On Tuesday, Rector Isidro Roberto Cruz of the Technological Institute of Sonora (ITSON) and I signed an agreement of cooperation between our two institutions. ITSON (www.itson.mx) is a prestigious public institution of higher education in northwest Mexico and an important player in its regional economy. Among many projects in southern Sonora, ITSON has a business incubator, a software development center (NOVUTEK), an International District for Agribusinesses, a University Center for Community Development, and a Research Center for Biotechnology, Agricultural and Environmental Innovation.
This summer, 15 ITSON professors from different fields will spend four weeks at Pima improving their English and exploring pedagogical methods for the delivery of classes in English. The PCC-ITSON agreement will also allow for PCC students and faculty members to do studies, research and professional development at ITSON. West Campus President Lou Albert and I received an invitation from Rector Cruz to visit his institution to continue developing bi-national partnerships. Agreements such as this strengthen global education at PCC and have benefits that extend across national borders.
PCC today took a major step forward as it works to improve service to students and the community. The College submitted a Monitoring Report to the Higher Learning Commission, our accrediting organization.
The HLC had directed us to submit the report, which addresses HLC concerns regarding two of its Assumed Practices. The report contains numerous ways we intend to improve our processes regarding complaints and faculty oversight of curriculum.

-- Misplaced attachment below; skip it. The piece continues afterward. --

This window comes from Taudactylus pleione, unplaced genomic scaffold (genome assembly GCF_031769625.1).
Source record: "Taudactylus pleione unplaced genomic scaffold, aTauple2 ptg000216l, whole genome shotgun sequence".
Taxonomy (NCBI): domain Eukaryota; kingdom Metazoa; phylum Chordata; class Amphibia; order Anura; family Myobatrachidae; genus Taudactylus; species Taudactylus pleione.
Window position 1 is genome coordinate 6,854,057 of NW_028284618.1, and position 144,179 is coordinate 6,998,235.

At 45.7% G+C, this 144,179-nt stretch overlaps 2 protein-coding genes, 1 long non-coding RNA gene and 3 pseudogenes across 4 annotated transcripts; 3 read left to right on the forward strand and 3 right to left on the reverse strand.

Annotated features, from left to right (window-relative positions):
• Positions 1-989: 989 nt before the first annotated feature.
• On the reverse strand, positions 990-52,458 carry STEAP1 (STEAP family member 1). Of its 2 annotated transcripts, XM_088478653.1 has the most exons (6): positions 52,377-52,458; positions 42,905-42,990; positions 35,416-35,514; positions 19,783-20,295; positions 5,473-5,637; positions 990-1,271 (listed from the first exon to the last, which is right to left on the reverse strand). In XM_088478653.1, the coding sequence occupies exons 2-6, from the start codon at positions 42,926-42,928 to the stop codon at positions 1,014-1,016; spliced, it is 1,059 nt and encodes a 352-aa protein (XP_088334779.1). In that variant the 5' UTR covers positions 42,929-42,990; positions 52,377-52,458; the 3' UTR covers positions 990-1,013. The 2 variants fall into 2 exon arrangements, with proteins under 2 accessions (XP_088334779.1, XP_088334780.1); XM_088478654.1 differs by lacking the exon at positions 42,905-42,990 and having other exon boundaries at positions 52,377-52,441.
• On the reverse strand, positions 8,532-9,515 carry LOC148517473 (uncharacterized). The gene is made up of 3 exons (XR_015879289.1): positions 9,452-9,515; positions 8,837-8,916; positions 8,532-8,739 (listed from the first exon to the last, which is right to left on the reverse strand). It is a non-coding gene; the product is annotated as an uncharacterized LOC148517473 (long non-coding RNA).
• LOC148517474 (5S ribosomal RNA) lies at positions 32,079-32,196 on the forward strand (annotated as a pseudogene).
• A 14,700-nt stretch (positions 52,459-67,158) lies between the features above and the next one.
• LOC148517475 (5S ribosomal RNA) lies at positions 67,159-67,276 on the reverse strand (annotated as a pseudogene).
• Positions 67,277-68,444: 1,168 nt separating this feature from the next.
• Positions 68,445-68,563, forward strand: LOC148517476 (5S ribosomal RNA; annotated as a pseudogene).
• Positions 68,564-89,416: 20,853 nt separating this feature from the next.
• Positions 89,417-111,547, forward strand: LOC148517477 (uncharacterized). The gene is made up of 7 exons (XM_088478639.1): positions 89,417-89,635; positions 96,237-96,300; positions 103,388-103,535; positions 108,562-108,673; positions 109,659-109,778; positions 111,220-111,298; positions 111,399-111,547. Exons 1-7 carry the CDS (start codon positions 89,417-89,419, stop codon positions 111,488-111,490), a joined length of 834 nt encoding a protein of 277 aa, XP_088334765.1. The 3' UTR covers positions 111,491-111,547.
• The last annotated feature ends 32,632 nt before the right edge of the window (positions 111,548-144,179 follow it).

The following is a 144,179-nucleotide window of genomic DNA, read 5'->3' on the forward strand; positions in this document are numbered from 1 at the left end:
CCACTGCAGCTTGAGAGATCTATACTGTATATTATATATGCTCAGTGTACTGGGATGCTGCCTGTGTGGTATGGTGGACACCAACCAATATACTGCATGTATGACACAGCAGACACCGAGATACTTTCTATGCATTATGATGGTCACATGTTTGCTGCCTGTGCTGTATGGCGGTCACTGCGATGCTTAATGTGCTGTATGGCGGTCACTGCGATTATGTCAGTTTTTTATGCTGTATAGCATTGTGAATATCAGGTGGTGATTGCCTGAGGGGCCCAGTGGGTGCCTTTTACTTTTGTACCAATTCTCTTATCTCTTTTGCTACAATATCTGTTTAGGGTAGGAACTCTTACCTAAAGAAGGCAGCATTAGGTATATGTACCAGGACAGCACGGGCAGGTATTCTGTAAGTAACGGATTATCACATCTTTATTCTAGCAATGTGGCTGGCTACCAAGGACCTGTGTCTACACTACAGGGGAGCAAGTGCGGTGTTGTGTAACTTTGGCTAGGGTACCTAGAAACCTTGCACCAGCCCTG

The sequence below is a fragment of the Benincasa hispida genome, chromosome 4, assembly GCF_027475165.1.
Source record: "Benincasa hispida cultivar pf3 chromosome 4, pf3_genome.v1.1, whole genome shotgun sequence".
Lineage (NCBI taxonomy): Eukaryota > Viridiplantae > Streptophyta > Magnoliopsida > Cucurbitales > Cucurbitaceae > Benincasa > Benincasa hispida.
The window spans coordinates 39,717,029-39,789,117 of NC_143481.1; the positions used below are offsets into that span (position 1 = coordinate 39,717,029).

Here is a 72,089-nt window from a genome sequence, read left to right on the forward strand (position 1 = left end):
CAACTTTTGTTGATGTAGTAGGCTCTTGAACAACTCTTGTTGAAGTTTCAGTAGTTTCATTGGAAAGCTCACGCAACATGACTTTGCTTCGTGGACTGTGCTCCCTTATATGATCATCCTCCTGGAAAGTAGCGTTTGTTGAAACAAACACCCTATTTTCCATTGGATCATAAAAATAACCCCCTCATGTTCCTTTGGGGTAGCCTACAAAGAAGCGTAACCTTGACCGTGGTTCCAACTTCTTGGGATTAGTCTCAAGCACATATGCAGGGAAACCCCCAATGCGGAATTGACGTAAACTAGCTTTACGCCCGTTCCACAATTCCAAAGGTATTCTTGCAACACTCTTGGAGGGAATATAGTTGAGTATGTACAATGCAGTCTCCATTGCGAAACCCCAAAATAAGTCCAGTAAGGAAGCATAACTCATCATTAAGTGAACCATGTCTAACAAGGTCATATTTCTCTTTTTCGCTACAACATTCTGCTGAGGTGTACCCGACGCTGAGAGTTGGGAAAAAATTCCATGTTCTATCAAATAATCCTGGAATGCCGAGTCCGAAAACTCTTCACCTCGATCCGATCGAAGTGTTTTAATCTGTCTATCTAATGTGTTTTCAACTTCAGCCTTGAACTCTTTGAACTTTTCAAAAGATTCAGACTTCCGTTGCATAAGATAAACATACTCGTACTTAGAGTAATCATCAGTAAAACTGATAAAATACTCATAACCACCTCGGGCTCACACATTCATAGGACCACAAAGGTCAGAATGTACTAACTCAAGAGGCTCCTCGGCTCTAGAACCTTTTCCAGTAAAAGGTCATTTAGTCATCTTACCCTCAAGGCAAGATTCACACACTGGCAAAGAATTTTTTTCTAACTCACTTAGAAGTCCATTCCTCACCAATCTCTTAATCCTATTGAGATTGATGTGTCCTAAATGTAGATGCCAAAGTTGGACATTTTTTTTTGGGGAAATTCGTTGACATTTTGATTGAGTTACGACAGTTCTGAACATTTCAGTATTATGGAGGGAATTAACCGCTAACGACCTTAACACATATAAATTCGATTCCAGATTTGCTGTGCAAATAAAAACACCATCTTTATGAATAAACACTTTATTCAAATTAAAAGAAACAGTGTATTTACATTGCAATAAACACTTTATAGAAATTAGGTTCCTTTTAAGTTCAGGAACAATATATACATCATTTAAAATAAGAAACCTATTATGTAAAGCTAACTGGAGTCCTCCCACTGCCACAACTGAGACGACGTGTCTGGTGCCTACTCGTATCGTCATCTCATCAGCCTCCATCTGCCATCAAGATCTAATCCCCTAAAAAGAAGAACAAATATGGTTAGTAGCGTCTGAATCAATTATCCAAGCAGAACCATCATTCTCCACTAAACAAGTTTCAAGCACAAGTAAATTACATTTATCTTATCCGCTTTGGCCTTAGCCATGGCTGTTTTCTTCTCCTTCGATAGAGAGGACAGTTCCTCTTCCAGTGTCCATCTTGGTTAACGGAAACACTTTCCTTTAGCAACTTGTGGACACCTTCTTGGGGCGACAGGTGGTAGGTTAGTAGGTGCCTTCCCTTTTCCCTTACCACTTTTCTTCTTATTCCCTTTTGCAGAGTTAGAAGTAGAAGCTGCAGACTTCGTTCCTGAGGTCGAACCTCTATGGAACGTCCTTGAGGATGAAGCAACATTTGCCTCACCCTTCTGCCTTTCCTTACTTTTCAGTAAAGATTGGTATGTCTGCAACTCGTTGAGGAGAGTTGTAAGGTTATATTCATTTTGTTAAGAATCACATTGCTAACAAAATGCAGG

In describing PCC’s situation, I’ve said on several occasions that the wheels on the bus have fallen off. The metaphor remains apt. Assumed Practices are shared by institutions of higher education in the United States. They are foundational, minimal requirements that colleges and universities must meet in order to function. In resolving the HLC’s concerns about Assumed Practices, I believe that we are putting the wheels back on the bus, and readying the College so that it can move forward in the future.
And move forward we will. I view the next 12-15 months as an excellent opportunity for review and reassessment. This period of intense self-examination of our mission and operations will yield a better Pima.
For students, this process will be virtually invisible, as I discussed in this video on accreditation and probation. They will still be able to apply for financial aid, their PCC credits will transfer to four-year colleges, and the quality of our degrees and certificates will not be diminished. For the tens of thousands of students who will be returning to our campuses next month, I’m pleased to say that it’s business as usual.